All variables except weight, height and body mass index (BMI) were obtained via questionnaire. Trained field employees that worked in the IBGE, administered the questionnaires and recorded the responses on a personal digital assistant 11. Nutritional questions regarding numbers of servings per week were measured by asking the respondents how many times a week they ate a specific food item and how often each day they ate it. An electronic scale was used to measure weight and a portable stadiometer was used to measure height. Education was classified as low for people with 9 years of school or less, medium for people with more than 9 years but less than or equal to 12 years of schooling and high for people with a higher degree to be consistent with the Brazilian education system 12.

Statistical analysis

The main statistics of interest were differences in health and health behaviors between households receiving BF and households not receiving BF as well as the heterogeneity between states in these measures. For the purposes of this analysis, only people who answered the extended survey were used because most variables of interest were only assessed in the extended interview. We estimated the prevalence of BF in every state to compare to the values reported by the government. In the main analysis the sample was restricted to households with a HPCI below BRL 500. Prevailing differences were estimated for binary outcomes and simple differences for count or continuous outcomes both crude and adjusted for basic demographic variables (sex, household per capita income, number of people living in the household, age, race, education and whether the household was in an urban or rural area). For binary outcomes, we estimated logistic regression models and subsequently calculated the difference in marginal predicted probabilities when setting those that received BF and those that did not receive BF, both in the entire country and in each state, where the covariates were set to their observed values. Rather than using these estimated differences, we chose to use empirical Bayes to shrink the estimates toward the grand mean. This introduces bias into the estimates but reduces the overall mean square error 13. For the count and continuous outcomes we repeated this procedure but with Poisson and linear regression, respectively. The degree of heterogeneity in the associations between the Brazilian states was quantified using Cochran's Q 14 and I-squared statistics 15. In order to incorporate the complex sampling design used for the PNS and to get the appropriate standard errors, we used the survey package in R. All data analyses were performed in R (http://www.r-project.org). The code for running the entire analysis (including downloading the data) can be found at https://github.com/jerbreck/BF_hetereogeneity.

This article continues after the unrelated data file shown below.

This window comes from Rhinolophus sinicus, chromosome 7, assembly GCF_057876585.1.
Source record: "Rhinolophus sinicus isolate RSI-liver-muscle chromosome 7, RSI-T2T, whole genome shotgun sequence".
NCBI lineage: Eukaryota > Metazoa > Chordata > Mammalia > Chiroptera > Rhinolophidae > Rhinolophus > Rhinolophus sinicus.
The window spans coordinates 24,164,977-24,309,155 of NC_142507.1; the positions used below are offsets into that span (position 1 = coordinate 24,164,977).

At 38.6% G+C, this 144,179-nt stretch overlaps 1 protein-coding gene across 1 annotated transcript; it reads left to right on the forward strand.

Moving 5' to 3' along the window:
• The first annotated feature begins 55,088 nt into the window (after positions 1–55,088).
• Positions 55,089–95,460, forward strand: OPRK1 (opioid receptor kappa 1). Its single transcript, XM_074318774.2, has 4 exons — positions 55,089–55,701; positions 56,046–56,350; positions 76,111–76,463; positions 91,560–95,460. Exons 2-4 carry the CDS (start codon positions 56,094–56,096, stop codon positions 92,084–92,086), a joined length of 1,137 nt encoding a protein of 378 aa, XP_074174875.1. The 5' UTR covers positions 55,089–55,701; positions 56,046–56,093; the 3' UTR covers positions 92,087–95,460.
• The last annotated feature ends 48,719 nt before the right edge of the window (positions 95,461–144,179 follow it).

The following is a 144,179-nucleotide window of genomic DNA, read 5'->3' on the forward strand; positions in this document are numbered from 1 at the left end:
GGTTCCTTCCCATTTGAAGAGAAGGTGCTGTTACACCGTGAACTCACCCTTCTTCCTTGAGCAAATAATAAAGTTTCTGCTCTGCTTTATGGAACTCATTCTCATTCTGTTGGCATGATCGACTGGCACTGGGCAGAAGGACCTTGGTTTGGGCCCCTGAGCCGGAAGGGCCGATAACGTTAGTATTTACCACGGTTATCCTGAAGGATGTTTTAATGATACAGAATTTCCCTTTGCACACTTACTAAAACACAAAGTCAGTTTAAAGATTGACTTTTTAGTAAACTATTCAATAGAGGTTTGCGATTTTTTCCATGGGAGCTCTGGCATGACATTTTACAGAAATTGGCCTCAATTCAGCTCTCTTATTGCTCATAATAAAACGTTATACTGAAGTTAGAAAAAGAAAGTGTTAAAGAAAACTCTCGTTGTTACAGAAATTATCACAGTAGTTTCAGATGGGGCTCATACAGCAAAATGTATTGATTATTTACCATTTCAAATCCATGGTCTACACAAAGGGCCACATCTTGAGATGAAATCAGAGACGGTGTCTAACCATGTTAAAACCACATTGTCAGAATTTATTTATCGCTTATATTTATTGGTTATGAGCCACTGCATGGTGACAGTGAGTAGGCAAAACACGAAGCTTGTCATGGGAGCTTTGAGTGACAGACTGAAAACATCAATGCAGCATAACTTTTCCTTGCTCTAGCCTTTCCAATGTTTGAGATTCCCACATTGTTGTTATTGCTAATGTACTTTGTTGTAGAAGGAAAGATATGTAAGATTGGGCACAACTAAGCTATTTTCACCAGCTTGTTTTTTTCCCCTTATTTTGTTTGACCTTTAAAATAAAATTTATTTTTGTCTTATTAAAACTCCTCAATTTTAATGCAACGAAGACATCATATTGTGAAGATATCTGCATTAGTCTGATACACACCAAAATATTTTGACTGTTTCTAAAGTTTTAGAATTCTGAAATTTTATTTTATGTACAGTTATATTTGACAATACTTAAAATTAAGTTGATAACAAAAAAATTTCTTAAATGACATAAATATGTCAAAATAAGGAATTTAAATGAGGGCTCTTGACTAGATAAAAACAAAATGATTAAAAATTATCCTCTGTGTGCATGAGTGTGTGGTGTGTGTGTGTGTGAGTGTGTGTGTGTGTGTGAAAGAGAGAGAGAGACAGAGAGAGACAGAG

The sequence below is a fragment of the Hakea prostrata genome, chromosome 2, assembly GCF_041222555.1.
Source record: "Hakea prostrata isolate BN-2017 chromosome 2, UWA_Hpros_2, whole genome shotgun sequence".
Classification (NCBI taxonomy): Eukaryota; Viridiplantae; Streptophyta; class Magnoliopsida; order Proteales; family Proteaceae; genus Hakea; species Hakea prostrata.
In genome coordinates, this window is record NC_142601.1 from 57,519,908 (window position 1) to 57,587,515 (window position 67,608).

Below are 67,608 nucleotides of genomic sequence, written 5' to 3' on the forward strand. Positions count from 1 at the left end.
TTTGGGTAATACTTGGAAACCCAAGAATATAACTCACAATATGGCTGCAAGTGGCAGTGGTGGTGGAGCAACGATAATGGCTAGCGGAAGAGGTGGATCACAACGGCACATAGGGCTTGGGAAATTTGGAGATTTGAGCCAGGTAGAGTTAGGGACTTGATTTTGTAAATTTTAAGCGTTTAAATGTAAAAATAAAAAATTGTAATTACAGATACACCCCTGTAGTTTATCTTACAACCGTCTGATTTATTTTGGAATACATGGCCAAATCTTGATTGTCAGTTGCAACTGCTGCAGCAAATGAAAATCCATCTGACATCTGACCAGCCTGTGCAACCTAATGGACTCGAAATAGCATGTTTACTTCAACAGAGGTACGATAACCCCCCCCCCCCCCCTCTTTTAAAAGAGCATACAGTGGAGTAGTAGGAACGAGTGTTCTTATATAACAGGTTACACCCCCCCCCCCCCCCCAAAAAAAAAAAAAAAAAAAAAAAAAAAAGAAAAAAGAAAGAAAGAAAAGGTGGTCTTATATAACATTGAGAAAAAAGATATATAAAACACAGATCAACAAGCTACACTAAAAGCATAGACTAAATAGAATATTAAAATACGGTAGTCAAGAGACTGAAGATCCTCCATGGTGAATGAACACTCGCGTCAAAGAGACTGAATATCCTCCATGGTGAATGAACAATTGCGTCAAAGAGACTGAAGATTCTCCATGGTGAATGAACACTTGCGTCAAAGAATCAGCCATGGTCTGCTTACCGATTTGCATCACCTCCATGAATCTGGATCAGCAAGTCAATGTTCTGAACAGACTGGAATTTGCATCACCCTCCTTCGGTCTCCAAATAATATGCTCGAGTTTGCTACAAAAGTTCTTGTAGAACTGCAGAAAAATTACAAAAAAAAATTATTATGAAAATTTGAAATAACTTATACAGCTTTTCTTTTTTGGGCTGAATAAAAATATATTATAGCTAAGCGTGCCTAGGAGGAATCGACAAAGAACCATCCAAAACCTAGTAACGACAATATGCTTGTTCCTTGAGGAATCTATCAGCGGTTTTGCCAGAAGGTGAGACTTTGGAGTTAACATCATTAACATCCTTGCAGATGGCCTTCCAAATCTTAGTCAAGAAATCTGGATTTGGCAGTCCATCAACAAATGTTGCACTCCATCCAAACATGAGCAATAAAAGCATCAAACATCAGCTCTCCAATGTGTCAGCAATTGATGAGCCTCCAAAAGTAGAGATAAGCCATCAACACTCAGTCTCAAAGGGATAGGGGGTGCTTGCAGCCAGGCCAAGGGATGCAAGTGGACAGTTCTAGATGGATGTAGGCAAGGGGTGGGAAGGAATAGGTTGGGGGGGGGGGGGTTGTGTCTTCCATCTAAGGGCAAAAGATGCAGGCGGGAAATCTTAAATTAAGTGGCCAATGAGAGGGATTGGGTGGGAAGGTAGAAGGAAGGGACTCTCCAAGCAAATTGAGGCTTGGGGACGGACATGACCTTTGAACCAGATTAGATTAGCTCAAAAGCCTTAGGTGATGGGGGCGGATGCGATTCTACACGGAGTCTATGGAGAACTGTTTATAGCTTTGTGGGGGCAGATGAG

The data were publicly available and therefore their use did not require ethics approval.


The PNS survey visited 81,357 households and found 11,363 (14%) to be unoccupied 11. Among occupied households, 64,348 (92%) agreed to the short questionnaire applied to all household members. After selection of a household member for the long questionnaire, 4,146 (6%) declined to answer the long questionnaire. The percentage of those that declined varied by state from 1% to 18%. Among occupied households, the response rate for the long questionnaire was 86%.